KIT Bus: A Shuttle Model for CARLA Simulator

Jun 17, 2021
Yusheng Xiang, Shuo Wang, Tianqing Su, Jun Li, Samuel S. Mao, Marcus Geimer

With the continuous development of science and technology, self-driving vehicles will surely change the nature of transportation and realize the automotive industry's transformation in the future. Compared with self-driving cars, self-driving buses are more efficient in carrying passengers and more environmentally friendly in terms of energy consumption. Therefore, it is speculated that in the future, self-driving buses will become more and more important. As a simulator for autonomous driving research, the CARLA simulator can help people accumulate experience in autonomous driving technology faster and safer. However, a shortcoming is that there is no modern bus model in the CARLA simulator. Consequently, people cannot simulate autonomous driving on buses or the scenarios interacting with buses. Therefore, we built a bus model in 3ds Max software and imported it into the CARLA to fill this gap. Our model, namely KIT bus, is proven to work in the CARLA by testing it with the autopilot simulation. The video demo is shown on our Youtube.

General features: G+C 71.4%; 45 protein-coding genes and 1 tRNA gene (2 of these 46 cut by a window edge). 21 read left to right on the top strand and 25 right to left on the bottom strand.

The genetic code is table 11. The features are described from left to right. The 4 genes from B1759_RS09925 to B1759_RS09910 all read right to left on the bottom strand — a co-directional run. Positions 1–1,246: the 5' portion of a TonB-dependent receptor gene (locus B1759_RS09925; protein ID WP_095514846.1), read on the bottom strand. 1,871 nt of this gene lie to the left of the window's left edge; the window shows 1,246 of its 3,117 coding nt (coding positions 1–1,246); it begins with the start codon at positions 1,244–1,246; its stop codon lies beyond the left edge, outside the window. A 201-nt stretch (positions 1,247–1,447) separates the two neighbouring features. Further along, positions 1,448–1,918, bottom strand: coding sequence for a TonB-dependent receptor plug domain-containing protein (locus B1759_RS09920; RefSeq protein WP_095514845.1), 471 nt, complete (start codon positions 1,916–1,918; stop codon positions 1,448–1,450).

* 6 pages, 12 figures 
  

GLADAS: Gesture Learning for Advanced Driver Assistance Systems

Oct 02, 2019
Ethan Shaotran, Jonathan J. Cruz, Vijay Janapa Reddi

Human-computer interaction (HCI) is crucial for the safety of lives as autonomous vehicles (AVs) become commonplace. Yet, little effort has been put toward ensuring that AVs understand humans on the road. In this paper, we present GLADAS, a simulator-based research platform designed to teach AVs to understand pedestrian hand gestures. GLADAS supports the training, testing, and validation of deep learning-based self-driving car gesture recognition systems. We focus on gestures as they are a primordial (i.e, natural and common) way to interact with cars. To the best of our knowledge, GLADAS is the first system of its kind designed to provide an infrastructure for further research into human-AV interaction. We also develop a hand gesture recognition algorithm for self-driving cars, using GLADAS to evaluate its performance. Our results show that an AV understands human gestures 85.91% of the time, reinforcing the need for further research into human-AV interaction.

* 9 Pages, 7 Figures